Taxation Law (11293.1)
|Available teaching periods||Delivery mode||Location|
|View teaching periods|
|0.125||3||Faculty Of Business, Government & Law|
|Discipline||Study level||HECS Bands|
|Canberra Law School||Level 2 - Undergraduate Intermediate Unit|| Band 4 2021 (Commenced After 1 Jan 2021)
Band 4 2021 (Commenced After 1 Jan Social Work_Exclude 0905)
Band 5 2021 (Commenced Before 1 Jan 2021)
Learning outcomesOn successful completion students will be able to: 1. Explain and discuss the basic principles of selected taxation laws;
2. Use legal reasoning to apply taxation law to analyse and solve legal problems;
3. Critically analyse material from a variety of sources and apply written communication skills to produce a coherent piece of advice for a hypothetical client, outlining the likely legal consequences of certain transactions and events in selected areas of taxation law.
Graduate attributes1. UC graduates are professional - communicate effectively
1. UC graduates are professional - display initiative and drive, and use their organisation skills to plan and manage their workload
1. UC graduates are professional - employ up-to-date and relevant knowledge and skills
1. UC graduates are professional - take pride in their professional and personal integrity
1. UC graduates are professional - use creativity, critical thinking, analysis and research skills to solve theoretical and real-world problems
1. UC graduates are professional - work collaboratively as part of a team, negotiate, and resolve conflict
PrerequisitesThis unit is only available to students in a Bachelor of Laws course. Students must have passed at least 36 credit points of study including 11251 Foundations of Law and Justice.
- 11221 Revenue Law 6417 Revenue Law 6279 Taxation Law and Practice G 7229 Introduction to Taxation Law G
|Year||Location||Teaching period||Teaching start date||Delivery mode||Unit convener|
Kerrie Sadiq et al, Principles of Taxation Law 2019, (Thomson Reuters, 2019)
Submission of assessment items
Special assessment requirements
In this unit, students are expected to obtain an overall total score of at least 50/100. It is not necessary that students obtain a pass result (i.e. at least 50%) in each and every item of assessment. However, students must submit all assessment items and are expected to obtain a mark of at least 40% in the final examination to pass this unit. The final mark is determined by adding the total number of marks achieved in the semester. Final grades in this unit will be assessed according to performance in the items of the assessment described in "5a. Assessment Item Details".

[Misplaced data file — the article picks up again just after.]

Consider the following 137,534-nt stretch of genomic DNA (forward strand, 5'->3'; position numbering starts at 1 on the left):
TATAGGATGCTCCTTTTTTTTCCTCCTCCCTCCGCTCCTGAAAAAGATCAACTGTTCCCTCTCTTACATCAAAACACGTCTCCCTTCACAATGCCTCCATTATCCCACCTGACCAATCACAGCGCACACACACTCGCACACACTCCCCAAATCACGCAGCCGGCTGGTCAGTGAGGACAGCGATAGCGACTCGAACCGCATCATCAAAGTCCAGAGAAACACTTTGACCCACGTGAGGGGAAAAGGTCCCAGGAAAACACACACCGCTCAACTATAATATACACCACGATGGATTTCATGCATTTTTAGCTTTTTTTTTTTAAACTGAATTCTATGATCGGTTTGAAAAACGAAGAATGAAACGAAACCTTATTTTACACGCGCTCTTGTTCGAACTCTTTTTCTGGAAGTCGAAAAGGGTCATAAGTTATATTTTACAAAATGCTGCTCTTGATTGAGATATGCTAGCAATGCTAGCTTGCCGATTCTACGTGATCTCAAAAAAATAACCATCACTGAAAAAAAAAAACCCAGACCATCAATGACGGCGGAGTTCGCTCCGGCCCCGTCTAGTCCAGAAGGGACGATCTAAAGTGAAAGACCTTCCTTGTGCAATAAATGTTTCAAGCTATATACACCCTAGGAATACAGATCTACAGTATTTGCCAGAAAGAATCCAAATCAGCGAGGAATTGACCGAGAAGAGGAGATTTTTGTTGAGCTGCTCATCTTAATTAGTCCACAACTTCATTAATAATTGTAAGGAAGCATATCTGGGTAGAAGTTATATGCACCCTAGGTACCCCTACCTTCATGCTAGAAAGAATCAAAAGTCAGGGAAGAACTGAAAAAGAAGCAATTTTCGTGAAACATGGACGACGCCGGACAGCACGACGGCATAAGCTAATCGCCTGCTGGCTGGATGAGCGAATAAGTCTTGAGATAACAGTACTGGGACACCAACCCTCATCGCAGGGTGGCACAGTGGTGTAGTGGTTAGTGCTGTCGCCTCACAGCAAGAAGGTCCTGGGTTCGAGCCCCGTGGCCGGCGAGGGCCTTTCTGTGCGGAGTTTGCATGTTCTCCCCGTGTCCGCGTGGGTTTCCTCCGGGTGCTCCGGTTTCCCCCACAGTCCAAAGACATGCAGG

Students have a responsibility to uphold University standards on ethical scholarship. Good scholarship involves building on the work of others and use of others' work must be acknowledged with proper attribution made. Cheating, plagiarism, and falsification of data are dishonest practices that contravene academic values. Refer to the University's Student Charter for more information.
To enhance understanding of academic integrity, all students are expected to complete the Academic Integrity Module (AIM) at least once during their course of study. You can access this module within UCLearn (Canvas) through the 'Academic Integrity and Avoiding Plagiarism' link in the Study Help site.
Use of Text-Matching Software
The University of Canberra uses text-matching software to help students and staff reduce plagiarism and improve understanding of academic integrity. The software matches submitted text in student assignments against material from various sources: the internet, published books and journals, and previously submitted student texts.
Required IT skills
Work placement, internships or practicums